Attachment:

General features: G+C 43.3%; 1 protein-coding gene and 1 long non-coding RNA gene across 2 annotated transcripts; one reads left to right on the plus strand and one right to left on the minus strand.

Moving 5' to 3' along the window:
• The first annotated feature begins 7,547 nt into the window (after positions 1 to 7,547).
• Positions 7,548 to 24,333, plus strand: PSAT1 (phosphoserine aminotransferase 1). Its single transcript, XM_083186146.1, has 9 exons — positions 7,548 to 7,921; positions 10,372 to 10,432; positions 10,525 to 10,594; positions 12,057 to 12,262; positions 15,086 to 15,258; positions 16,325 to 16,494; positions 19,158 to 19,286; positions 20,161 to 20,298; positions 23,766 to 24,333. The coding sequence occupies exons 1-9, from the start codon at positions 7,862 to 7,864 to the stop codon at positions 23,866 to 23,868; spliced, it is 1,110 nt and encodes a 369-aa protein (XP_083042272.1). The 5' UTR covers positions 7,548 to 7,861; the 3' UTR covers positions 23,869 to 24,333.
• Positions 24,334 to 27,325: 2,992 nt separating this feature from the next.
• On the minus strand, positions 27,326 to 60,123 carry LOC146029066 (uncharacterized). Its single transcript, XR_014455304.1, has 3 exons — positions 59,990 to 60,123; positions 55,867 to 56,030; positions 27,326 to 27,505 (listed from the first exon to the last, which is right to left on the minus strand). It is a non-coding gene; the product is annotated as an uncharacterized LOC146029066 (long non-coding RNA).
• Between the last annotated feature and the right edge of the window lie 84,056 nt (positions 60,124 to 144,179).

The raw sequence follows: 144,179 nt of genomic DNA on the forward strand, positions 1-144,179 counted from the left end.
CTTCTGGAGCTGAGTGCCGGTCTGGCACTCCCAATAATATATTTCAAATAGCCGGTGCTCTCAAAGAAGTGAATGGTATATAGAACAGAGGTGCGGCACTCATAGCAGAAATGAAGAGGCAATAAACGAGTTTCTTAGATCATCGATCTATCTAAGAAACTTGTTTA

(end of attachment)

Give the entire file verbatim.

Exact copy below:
General features: G+C 43.3%; 1 protein-coding gene and 1 long non-coding RNA gene across 2 annotated transcripts; one reads left to right on the plus strand and one right to left on the minus strand.

Moving 5' to 3' along the window:
• The first annotated feature begins 7,547 nt into the window (after positions 1 to 7,547).
• Positions 7,548 to 24,333, plus strand: PSAT1 (phosphoserine aminotransferase 1). Its single transcript, XM_083186146.1, has 9 exons — positions 7,548 to 7,921; positions 10,372 to 10,432; positions 10,525 to 10,594; positions 12,057 to 12,262; positions 15,086 to 15,258; positions 16,325 to 16,494; positions 19,158 to 19,286; positions 20,161 to 20,298; positions 23,766 to 24,333. The coding sequence occupies exons 1-9, from the start codon at positions 7,862 to 7,864 to the stop codon at positions 23,866 to 23,868; spliced, it is 1,110 nt and encodes a 369-aa protein (XP_083042272.1). The 5' UTR covers positions 7,548 to 7,861; the 3' UTR covers positions 23,869 to 24,333.
• Positions 24,334 to 27,325: 2,992 nt separating this feature from the next.
• On the minus strand, positions 27,326 to 60,123 carry LOC146029066 (uncharacterized). Its single transcript, XR_014455304.1, has 3 exons — positions 59,990 to 60,123; positions 55,867 to 56,030; positions 27,326 to 27,505 (listed from the first exon to the last, which is right to left on the minus strand). It is a non-coding gene; the product is annotated as an uncharacterized LOC146029066 (long non-coding RNA).
• Between the last annotated feature and the right edge of the window lie 84,056 nt (positions 60,124 to 144,179).

The raw sequence follows: 144,179 nt of genomic DNA on the forward strand, positions 1-144,179 counted from the left end.
CTTCTGGAGCTGAGTGCCGGTCTGGCACTCCCAATAATATATTTCAAATAGCCGGTGCTCTCAAAGAAGTGAATGGTATATAGAACAGAGGTGCGGCACTCATAGCAGAAATGAAGAGGCAATAAACGAGTTTCTTAGATCATCGATCTATCTAAGAAACTTGTTTA